Why We Write About Ourselves
Twenty Memoirists on Why They Expose Themselves (and Others) in the Name of Literature
In the voices of twenty landmark memoirists—including New York Times bestselling authors Cheryl Strayed, Sue Monk Kidd, and Pat Conroy—a definitive text on the craft of autobiographical writing, indispensable for amateur and professional writers alike.
For readers of Mary Karr’s The Art of Memoir and Judith Barrington’s Writing the Memoir, this follow-up to editor Meredith Maran’s acclaimed writers’ handbook, Why We Write, offers inspiration, encouragement, and pithy, practical advice for bloggers, journal-keepers, aspiring essayists, and memoirists.
Curated and edited by Maran, herself an acclaimed author and book critic, these memoirists share the lessons they’ve learned through years of honing their craft. They reveal what drives them to tell their personal stories and examine the nuts and bolts of how they do it. Speaking frankly about issues ranging from turning oneself into an authentic, compelling character to exposing hard truths, these outstanding authors disclose what keeps them going, what gets in their way, and what they love most—and least—about writing about themselves.
“It's possible that Why We Write About Ourselves is the first compilation of memoirists at the top of their game seriously and thoughtfully considering the genre.”
– LA Times
Praise For Why We Write About Ourselves: Twenty Memoirists on Why They Expose Themselves (and Others) in the Name of Literature…
“A terrific compendium of insight into the practical craft and philosophical dimensions of how and why the magnetism of memoir works over us and works us over, featuring contributions from masters of the genre…[pair it with] Maran’s previous anthology, the marvelous Why We Write — a compendium of twenty celebrated writers’ reflections on why they do what they do and an excellent addition to this evolving archive of timeless advice on the craft.” — BrainPickings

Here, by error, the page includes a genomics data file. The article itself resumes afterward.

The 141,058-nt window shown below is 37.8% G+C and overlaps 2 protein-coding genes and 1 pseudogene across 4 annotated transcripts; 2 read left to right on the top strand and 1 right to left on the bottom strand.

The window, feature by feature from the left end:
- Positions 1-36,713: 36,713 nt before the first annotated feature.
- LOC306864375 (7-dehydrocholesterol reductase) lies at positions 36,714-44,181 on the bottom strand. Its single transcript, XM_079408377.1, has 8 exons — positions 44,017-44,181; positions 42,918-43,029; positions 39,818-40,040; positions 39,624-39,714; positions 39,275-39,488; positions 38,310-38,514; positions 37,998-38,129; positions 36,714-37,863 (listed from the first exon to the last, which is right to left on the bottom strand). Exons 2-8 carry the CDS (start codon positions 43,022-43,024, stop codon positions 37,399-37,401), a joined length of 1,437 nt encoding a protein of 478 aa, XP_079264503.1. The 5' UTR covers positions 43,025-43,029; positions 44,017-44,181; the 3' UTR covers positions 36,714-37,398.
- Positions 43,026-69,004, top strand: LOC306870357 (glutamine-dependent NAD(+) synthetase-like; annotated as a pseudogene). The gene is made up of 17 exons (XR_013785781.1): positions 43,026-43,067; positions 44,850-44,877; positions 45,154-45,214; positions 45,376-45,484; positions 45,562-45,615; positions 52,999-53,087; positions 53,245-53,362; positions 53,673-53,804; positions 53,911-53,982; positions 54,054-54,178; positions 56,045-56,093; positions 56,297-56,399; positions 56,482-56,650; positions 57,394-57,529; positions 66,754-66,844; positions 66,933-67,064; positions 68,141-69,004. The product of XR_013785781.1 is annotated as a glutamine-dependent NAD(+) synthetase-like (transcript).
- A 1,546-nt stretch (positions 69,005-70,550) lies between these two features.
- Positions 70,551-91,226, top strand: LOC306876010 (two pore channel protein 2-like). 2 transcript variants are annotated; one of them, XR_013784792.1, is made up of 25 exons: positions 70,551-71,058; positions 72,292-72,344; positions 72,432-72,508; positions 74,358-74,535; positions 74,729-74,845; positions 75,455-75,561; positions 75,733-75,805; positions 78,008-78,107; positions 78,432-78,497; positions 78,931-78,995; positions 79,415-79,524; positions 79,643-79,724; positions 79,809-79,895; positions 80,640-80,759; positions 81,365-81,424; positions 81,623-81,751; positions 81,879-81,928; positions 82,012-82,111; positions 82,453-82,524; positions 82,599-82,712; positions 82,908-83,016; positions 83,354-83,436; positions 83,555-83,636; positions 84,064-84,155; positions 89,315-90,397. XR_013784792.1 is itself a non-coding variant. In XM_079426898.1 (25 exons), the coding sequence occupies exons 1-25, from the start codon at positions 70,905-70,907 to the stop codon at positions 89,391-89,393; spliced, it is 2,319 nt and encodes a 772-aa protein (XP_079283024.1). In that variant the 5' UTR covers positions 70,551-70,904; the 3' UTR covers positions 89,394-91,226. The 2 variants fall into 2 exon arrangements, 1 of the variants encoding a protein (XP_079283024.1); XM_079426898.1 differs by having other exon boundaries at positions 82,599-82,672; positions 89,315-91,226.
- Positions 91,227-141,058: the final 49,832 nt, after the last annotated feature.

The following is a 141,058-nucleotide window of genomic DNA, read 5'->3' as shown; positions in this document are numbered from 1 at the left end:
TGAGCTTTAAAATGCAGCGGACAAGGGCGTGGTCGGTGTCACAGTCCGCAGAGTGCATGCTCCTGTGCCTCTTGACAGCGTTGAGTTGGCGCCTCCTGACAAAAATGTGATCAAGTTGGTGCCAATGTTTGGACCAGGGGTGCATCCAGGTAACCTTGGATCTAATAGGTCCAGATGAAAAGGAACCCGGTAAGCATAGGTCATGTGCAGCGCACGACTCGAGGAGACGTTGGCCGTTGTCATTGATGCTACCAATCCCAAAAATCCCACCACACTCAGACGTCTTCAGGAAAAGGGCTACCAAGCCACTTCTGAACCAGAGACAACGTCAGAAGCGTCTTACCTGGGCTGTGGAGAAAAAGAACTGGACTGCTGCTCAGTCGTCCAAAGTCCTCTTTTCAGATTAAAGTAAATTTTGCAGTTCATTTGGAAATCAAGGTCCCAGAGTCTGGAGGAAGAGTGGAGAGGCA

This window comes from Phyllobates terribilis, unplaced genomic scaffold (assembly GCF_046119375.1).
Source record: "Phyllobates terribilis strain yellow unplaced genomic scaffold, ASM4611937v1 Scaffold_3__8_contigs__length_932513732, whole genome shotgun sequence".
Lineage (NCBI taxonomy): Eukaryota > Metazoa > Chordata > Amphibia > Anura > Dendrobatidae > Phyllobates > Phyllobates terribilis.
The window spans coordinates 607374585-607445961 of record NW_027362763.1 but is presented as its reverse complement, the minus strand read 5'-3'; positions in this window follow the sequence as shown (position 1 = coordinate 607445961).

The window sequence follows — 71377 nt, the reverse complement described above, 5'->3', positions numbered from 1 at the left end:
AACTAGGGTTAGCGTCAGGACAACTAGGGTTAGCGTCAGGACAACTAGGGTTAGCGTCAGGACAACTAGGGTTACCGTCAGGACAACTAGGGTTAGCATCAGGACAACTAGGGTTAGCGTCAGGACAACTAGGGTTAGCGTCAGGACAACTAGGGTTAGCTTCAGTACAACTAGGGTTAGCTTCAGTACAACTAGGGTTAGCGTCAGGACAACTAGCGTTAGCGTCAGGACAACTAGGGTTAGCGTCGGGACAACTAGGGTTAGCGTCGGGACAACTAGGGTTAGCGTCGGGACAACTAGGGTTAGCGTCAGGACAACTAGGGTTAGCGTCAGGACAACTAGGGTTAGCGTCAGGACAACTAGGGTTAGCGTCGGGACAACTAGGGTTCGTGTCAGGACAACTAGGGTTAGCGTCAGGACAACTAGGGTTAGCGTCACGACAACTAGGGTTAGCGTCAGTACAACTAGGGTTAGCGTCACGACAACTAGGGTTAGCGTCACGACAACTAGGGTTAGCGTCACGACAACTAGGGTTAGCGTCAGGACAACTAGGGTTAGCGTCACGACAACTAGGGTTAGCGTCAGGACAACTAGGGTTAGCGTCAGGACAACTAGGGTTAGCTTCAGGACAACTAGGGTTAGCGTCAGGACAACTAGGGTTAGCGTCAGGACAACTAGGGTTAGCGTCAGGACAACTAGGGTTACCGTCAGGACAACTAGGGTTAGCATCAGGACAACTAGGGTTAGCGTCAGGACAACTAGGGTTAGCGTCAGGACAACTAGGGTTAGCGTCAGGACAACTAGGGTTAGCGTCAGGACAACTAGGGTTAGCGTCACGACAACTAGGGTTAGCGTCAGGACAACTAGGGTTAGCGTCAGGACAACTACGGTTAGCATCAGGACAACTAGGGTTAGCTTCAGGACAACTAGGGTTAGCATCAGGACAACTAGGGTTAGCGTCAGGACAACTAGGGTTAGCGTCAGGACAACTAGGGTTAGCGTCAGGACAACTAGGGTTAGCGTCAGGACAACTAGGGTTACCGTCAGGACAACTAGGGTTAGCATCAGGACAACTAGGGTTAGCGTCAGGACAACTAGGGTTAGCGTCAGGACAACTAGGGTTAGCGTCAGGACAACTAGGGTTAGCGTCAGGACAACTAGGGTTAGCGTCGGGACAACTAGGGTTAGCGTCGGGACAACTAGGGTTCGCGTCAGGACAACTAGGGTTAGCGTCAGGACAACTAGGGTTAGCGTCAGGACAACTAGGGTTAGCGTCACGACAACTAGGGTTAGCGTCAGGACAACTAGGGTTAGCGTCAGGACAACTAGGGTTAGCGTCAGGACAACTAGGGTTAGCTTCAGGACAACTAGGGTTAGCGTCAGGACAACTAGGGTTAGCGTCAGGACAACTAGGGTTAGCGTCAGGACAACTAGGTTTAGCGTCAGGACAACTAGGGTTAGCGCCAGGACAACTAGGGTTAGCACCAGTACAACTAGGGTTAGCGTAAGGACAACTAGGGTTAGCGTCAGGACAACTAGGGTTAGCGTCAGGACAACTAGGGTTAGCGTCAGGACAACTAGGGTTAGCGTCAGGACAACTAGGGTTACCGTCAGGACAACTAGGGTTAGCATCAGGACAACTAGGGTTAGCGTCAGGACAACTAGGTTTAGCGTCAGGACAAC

"This is a book designed to be dipped into. Because there is so much wisdom in these pages. So much is distilled. The very act of creating a memoir requires so much writing, sifting, considering, and more analysis…Bravissima." — East Hampton Star
“Memoirists have long faced the same set of questions: How much truth should you tell? How many secrets can be exposed? What if the truth is not as you remember it? They're all valid questions without easy answers, because it all depends on who you ask—and Maran (Why We Write) asked some heavy hitters.” – Library Journal
“Reading memoirs, I have often wondered what leads someone to write something so intensely personal about not only themselves but those around them. I have often wondered what impact a public memoir has on an author's personal life and relationships...These essays, to varying degrees, answer these questions.” – Memories from Books
“The book features twenty well-known authors candidly disclosing the origins of their memoirs. In response to Editor Maran’s probing questions, a chorus of diverse voices and varied motivations emerge from writers including Cheryl Strayed, Anne Lamott, Nick Flynn and James McBride.” – AuthorLink
“I’m not exactly sure what I was expecting from this book, but, wow, it blew me away. In Why We Write about Ourselves, twenty popular authors share their experiences of writing their own memoirs. They speak about revealing themselves, of being painfully honest, of protecting (or not) the ones they love (or don’t)… After reading this book, oh man, my to-be-read list just grew, like, exponentially.” – Bug Bug Book Reviews
“Read this book if you have any designs on writing a memoir. It's a quick read (less than a week), it's entertaining, and it should help put you in the right frame of mind to accomplish your task.” – Flying Houses
“You shouldn’t have affairs. But definitely don’t have one with a memoirist. That’s one of the few real conclusions I can draw from “Why We Write About Ourselves,” a collection of reflections and justifications from 20 practitioners of the memoir art. You know they’re going to tell everyone about it. It’s what they do. It’s all they do…Aren’t those deepest intimacies precisely what we’re after when we pick up a memoir?” – Washington Post
Plume, 9780142181973, 272pp.
Publication Date: January 26, 2016
About the Author
Meredith Maran, a passionate reader and writer of memoirs, is the author of thirteen nonfiction books and the acclaimed novel A Theory Of Small Earthquakes. Meredith also writes book reviews, essays, and features for newspapers and magazines including People, The Los Angeles Times, The Boston Globe, The Chicago Tribune, Salon.com, and More. A member of the National Book Critics Circle, Meredith lives in a restored historic bungalow in Los Angeles, and on Twitter at @meredithmaran. Her next memoir is about starting over in Los Angeles.